Sometimes do you also think that a sportsperson’s life is cruel as people can easily forget what you have done over 22 years and focus on just the landmark?
I remember my coach (Ramakant Achrekar) telling me that this game can be cruel at times and not to worry as everyone goes through rough patches. When you are doing well, you don’t worry and you don’t question whay are these things happening to my game. Even a bad phase will pass by and nothing will be permanent. You will overcome all these obstacles. In my school days I learnt a lot and those things help. Above all, the most important things is to respect the game.
Can you talk us through the experiences of your first hundred and the 100th ton?
I remember during my first hundred, I went in to bat when the team was 118 for 4 and I went into bat when the senior players had all got out and the only thing that I had in my mind was I should stay not out. I managed to string a good partnership with Manoj Prabhakar and I had to be careful in my shot selection that day. At the same time I was prepared to put the bad balls away. I was there with an open mind. I remember when I was batting on 87 or 88, I ducked into a bouncer from Angus Fraser and the ball hit the back of the bat and flew to fine leg. I was glad it didn’t go to the keeper or lob to nay other fielder. The hundred that I missed in New Zealand was on my mind and I didn’t want to miss my first hundred. After the hundred, Madhav Mantri, who was our manager at that time came and told me I had to address a press conference. I was confused as I hadn’t attended a press conference and was very scared. He told me not to worry and he would be there with me. I didn’t look back after that and it’s been a fantastic journey.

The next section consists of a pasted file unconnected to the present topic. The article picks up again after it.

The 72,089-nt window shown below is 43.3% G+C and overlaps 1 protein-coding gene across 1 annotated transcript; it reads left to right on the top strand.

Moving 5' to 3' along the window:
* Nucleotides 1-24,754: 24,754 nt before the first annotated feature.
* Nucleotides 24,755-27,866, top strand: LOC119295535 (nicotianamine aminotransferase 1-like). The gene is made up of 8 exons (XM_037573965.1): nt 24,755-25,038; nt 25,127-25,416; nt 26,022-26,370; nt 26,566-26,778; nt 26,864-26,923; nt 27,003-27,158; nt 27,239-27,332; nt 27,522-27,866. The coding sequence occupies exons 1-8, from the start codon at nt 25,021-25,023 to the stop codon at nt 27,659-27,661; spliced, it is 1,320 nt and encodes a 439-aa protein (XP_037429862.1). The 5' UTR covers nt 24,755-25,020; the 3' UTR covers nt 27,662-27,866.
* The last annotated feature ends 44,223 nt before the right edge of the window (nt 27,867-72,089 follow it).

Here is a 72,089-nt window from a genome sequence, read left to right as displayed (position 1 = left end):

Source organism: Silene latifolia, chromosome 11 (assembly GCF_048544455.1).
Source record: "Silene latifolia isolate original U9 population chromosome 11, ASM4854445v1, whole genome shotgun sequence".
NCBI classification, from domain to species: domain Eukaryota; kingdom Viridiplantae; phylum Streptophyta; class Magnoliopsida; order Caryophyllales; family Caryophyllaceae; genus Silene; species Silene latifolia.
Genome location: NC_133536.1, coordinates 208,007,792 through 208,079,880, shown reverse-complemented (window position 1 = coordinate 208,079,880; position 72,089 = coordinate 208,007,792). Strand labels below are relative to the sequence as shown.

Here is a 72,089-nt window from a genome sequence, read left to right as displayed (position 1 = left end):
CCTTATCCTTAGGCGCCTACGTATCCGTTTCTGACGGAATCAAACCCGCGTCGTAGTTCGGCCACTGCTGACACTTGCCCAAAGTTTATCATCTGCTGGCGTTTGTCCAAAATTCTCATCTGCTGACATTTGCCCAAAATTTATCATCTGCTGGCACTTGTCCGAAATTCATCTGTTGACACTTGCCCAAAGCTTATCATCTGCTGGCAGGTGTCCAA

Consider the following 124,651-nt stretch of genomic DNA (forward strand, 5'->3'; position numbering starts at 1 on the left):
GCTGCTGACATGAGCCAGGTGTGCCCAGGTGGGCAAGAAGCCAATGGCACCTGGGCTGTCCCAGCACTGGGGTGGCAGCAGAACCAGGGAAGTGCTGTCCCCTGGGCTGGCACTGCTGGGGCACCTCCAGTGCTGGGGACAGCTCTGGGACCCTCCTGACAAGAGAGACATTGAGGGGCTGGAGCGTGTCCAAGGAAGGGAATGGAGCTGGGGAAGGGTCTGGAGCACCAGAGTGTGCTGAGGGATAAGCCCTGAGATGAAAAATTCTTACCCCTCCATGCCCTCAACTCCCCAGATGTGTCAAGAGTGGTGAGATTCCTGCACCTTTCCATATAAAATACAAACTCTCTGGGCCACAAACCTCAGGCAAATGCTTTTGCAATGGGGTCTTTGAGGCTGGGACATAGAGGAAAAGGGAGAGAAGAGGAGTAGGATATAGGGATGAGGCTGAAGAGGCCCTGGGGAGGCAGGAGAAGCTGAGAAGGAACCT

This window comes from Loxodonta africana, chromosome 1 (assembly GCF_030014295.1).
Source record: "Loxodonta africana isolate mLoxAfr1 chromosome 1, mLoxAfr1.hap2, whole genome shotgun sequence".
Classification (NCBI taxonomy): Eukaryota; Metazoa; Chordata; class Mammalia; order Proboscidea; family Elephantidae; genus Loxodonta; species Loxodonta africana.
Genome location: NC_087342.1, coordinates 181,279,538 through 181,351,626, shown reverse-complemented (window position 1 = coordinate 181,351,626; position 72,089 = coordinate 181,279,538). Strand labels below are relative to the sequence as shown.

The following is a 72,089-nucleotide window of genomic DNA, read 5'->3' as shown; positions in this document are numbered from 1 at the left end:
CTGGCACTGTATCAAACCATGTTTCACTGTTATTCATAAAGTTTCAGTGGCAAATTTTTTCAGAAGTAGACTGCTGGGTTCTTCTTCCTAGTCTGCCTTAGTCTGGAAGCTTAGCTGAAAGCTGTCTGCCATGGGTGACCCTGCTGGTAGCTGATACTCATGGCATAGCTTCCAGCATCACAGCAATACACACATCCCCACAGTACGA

The 100th hundred of course I started off really well and then I felt the ball was coming off the track a bit slower than I would have liked. And during my partnership with Virat we both kept discussing what would be a good target and we both thought 275-280 would be a good total as that wicket wasn’t like the one on which the earlier game had been played. We were constantly keeping an eye on the run rate that we were maintaining and it became critical to have wickets in hand. I was patient and just focused on building partnerships. At the same time there were spells during which they really bowled well. I remember Mashrafe mortaza bowled a maiden to me in the powerplay. I had connected three good shots in that over and all three went to the fielder. And I told Virat and thought to myself, on a good day, those are three boundaries. That is what this game teaches you. Sometimes you can edge between slips for a four and when you are batting well, three potential boundaries could get stopped. It’s an unbelievable game. You just have to remain a student and learn so many things. When I go to my hundred, the reaction was when I looked at the bat and looked upwards toward God and said, “It’s been a tough time for me”. Why? Where did I lack in my commitment? Finally it had happened and I was really thrilled and I looked at the dressing room and I pointed my bat to the players and also to the Indian flag that I have on my helmet. This is what I have done for the nation and everyone has been part of it.